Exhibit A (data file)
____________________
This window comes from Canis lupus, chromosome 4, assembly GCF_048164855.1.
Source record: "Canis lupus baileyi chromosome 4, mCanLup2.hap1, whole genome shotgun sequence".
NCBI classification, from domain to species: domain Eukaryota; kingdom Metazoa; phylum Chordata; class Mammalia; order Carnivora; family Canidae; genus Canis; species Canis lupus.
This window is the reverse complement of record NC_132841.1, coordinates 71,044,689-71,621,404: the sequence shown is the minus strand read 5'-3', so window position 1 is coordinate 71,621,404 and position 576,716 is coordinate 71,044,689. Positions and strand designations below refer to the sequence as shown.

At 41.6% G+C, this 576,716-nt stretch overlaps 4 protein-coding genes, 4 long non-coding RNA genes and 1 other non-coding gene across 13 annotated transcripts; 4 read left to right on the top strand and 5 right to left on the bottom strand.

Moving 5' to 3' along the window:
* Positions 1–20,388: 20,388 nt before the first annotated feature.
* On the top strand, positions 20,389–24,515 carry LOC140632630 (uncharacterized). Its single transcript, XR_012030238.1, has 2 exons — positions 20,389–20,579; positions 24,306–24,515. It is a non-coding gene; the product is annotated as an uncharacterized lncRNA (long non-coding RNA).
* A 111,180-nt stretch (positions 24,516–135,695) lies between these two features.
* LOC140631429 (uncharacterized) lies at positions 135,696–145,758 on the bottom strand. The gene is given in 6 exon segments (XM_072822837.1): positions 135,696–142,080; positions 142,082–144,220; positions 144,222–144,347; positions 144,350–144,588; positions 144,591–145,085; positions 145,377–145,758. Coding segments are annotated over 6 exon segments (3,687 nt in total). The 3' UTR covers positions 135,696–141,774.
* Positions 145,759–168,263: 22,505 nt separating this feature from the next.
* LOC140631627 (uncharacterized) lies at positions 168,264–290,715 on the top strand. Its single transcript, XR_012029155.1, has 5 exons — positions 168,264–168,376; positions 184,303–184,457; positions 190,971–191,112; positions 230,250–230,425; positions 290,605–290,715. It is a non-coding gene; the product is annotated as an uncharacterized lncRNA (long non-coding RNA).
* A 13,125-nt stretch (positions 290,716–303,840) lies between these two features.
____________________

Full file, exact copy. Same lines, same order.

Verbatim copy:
This window comes from Canis lupus, chromosome 4, assembly GCF_048164855.1.
Source record: "Canis lupus baileyi chromosome 4, mCanLup2.hap1, whole genome shotgun sequence".
NCBI classification, from domain to species: domain Eukaryota; kingdom Metazoa; phylum Chordata; class Mammalia; order Carnivora; family Canidae; genus Canis; species Canis lupus.
This window is the reverse complement of record NC_132841.1, coordinates 71,044,689-71,621,404: the sequence shown is the minus strand read 5'-3', so window position 1 is coordinate 71,621,404 and position 576,716 is coordinate 71,044,689. Positions and strand designations below refer to the sequence as shown.

At 41.6% G+C, this 576,716-nt stretch overlaps 4 protein-coding genes, 4 long non-coding RNA genes and 1 other non-coding gene across 13 annotated transcripts; 4 read left to right on the top strand and 5 right to left on the bottom strand.

Moving 5' to 3' along the window:
* Positions 1–20,388: 20,388 nt before the first annotated feature.
* On the top strand, positions 20,389–24,515 carry LOC140632630 (uncharacterized). Its single transcript, XR_012030238.1, has 2 exons — positions 20,389–20,579; positions 24,306–24,515. It is a non-coding gene; the product is annotated as an uncharacterized lncRNA (long non-coding RNA).
* A 111,180-nt stretch (positions 24,516–135,695) lies between these two features.
* LOC140631429 (uncharacterized) lies at positions 135,696–145,758 on the bottom strand. The gene is given in 6 exon segments (XM_072822837.1): positions 135,696–142,080; positions 142,082–144,220; positions 144,222–144,347; positions 144,350–144,588; positions 144,591–145,085; positions 145,377–145,758. Coding segments are annotated over 6 exon segments (3,687 nt in total). The 3' UTR covers positions 135,696–141,774.
* Positions 145,759–168,263: 22,505 nt separating this feature from the next.
* LOC140631627 (uncharacterized) lies at positions 168,264–290,715 on the top strand. Its single transcript, XR_012029155.1, has 5 exons — positions 168,264–168,376; positions 184,303–184,457; positions 190,971–191,112; positions 230,250–230,425; positions 290,605–290,715. It is a non-coding gene; the product is annotated as an uncharacterized lncRNA (long non-coding RNA).
* A 13,125-nt stretch (positions 290,716–303,840) lies between these two features.